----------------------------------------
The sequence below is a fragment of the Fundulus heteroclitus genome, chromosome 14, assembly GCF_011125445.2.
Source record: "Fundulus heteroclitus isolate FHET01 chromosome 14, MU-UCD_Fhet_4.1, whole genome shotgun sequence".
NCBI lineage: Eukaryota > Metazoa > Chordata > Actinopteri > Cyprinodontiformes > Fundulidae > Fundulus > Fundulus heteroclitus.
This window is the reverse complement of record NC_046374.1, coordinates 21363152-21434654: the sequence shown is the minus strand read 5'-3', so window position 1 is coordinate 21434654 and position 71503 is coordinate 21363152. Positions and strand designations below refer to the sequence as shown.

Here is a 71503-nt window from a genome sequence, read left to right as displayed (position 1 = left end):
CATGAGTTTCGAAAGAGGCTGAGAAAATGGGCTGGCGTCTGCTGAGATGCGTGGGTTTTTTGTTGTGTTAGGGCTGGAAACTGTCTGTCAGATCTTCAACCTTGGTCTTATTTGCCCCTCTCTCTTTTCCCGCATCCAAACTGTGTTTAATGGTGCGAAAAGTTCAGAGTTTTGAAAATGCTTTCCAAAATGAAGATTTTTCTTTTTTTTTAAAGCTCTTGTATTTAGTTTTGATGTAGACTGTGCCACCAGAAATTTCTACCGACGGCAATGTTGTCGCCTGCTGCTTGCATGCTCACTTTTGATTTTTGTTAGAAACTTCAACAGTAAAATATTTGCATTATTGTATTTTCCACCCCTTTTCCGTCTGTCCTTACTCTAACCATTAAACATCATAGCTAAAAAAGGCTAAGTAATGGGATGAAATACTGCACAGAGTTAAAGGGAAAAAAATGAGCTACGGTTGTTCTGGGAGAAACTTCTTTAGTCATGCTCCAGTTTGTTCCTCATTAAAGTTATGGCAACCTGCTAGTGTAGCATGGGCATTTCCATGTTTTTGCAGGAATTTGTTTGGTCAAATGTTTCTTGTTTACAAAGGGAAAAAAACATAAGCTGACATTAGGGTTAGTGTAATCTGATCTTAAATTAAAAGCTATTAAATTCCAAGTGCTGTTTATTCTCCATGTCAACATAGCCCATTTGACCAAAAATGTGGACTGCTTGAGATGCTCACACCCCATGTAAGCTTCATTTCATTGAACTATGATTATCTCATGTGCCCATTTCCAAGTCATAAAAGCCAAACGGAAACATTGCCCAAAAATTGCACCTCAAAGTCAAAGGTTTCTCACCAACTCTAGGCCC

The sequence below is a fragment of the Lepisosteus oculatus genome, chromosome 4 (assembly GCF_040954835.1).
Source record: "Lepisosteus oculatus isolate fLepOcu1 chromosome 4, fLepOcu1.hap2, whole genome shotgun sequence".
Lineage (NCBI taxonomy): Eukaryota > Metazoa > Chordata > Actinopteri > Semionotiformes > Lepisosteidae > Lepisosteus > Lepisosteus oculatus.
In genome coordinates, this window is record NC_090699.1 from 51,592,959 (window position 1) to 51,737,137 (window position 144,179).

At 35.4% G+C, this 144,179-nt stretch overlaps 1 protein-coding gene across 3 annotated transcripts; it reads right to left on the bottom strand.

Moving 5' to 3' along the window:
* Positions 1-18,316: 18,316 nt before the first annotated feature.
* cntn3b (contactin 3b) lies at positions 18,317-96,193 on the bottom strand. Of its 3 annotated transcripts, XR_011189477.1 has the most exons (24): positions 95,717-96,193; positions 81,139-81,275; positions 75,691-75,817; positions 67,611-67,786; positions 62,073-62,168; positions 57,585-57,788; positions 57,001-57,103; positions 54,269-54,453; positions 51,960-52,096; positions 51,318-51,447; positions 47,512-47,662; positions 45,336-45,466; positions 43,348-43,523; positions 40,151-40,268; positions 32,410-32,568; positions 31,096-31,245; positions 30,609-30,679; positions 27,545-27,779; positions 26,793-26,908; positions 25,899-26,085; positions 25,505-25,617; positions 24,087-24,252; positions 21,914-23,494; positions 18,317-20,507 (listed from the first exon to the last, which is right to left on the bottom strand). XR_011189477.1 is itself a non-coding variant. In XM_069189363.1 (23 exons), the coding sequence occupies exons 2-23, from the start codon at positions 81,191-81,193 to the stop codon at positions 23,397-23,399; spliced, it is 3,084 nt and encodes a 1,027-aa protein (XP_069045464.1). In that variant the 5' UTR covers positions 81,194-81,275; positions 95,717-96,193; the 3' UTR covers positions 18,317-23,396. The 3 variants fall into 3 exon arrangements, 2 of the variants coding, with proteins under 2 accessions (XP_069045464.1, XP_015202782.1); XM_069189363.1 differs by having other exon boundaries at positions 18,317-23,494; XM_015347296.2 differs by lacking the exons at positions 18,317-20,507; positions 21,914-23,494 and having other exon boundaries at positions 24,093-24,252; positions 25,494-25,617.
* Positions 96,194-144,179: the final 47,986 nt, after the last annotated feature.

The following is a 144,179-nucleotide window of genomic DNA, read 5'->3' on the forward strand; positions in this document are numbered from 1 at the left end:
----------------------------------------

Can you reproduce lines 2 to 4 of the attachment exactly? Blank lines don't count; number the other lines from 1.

Source record: "Fundulus heteroclitus isolate FHET01 chromosome 14, MU-UCD_Fhet_4.1, whole genome shotgun sequence".
NCBI lineage: Eukaryota > Metazoa > Chordata > Actinopteri > Cyprinodontiformes > Fundulidae > Fundulus > Fundulus heteroclitus.
This window is the reverse complement of record NC_046374.1, coordinates 21363152-21434654: the sequence shown is the minus strand read 5'-3', so window position 1 is coordinate 21434654 and position 71503 is coordinate 21363152. Positions and strand designations below refer to the sequence as shown.